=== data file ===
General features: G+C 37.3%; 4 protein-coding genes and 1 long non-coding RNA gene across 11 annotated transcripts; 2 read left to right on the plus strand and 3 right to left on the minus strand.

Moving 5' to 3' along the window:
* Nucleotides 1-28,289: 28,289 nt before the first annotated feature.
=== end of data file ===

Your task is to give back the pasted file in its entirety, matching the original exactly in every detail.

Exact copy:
General features: G+C 37.3%; 4 protein-coding genes and 1 long non-coding RNA gene across 11 annotated transcripts; 2 read left to right on the plus strand and 3 right to left on the minus strand.

Moving 5' to 3' along the window:
* Nucleotides 1-28,289: 28,289 nt before the first annotated feature.